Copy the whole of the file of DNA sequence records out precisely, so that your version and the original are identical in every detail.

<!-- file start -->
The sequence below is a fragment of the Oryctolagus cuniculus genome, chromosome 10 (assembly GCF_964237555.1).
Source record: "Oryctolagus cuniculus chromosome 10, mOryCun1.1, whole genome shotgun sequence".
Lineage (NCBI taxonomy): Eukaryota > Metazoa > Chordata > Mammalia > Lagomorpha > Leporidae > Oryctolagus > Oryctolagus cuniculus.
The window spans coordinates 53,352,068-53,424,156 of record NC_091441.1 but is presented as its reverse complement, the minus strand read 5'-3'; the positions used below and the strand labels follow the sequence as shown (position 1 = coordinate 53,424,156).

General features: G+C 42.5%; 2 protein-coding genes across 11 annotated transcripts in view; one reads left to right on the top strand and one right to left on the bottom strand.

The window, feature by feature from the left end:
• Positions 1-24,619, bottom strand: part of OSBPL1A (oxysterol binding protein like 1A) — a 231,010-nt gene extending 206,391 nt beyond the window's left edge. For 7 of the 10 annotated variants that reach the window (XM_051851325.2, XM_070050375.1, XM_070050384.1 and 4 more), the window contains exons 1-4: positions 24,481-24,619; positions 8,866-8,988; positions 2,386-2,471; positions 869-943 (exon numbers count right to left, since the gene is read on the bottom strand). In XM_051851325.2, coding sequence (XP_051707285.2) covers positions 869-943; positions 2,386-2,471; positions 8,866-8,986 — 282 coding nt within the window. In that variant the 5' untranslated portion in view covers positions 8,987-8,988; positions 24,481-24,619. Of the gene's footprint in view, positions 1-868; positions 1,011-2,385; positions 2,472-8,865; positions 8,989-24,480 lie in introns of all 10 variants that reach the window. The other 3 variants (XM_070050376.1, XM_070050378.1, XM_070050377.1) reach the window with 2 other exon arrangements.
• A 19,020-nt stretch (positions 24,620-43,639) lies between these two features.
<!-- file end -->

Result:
The sequence below is a fragment of the Oryctolagus cuniculus genome, chromosome 10 (assembly GCF_964237555.1).
Source record: "Oryctolagus cuniculus chromosome 10, mOryCun1.1, whole genome shotgun sequence".
Lineage (NCBI taxonomy): Eukaryota > Metazoa > Chordata > Mammalia > Lagomorpha > Leporidae > Oryctolagus > Oryctolagus cuniculus.
The window spans coordinates 53,352,068-53,424,156 of record NC_091441.1 but is presented as its reverse complement, the minus strand read 5'-3'; the positions used below and the strand labels follow the sequence as shown (position 1 = coordinate 53,424,156).

General features: G+C 42.5%; 2 protein-coding genes across 11 annotated transcripts in view; one reads left to right on the top strand and one right to left on the bottom strand.

The window, feature by feature from the left end:
• Positions 1-24,619, bottom strand: part of OSBPL1A (oxysterol binding protein like 1A) — a 231,010-nt gene extending 206,391 nt beyond the window's left edge. For 7 of the 10 annotated variants that reach the window (XM_051851325.2, XM_070050375.1, XM_070050384.1 and 4 more), the window contains exons 1-4: positions 24,481-24,619; positions 8,866-8,988; positions 2,386-2,471; positions 869-943 (exon numbers count right to left, since the gene is read on the bottom strand). In XM_051851325.2, coding sequence (XP_051707285.2) covers positions 869-943; positions 2,386-2,471; positions 8,866-8,986 — 282 coding nt within the window. In that variant the 5' untranslated portion in view covers positions 8,987-8,988; positions 24,481-24,619. Of the gene's footprint in view, positions 1-868; positions 1,011-2,385; positions 2,472-8,865; positions 8,989-24,480 lie in introns of all 10 variants that reach the window. The other 3 variants (XM_070050376.1, XM_070050378.1, XM_070050377.1) reach the window with 2 other exon arrangements.
• A 19,020-nt stretch (positions 24,620-43,639) lies between these two features.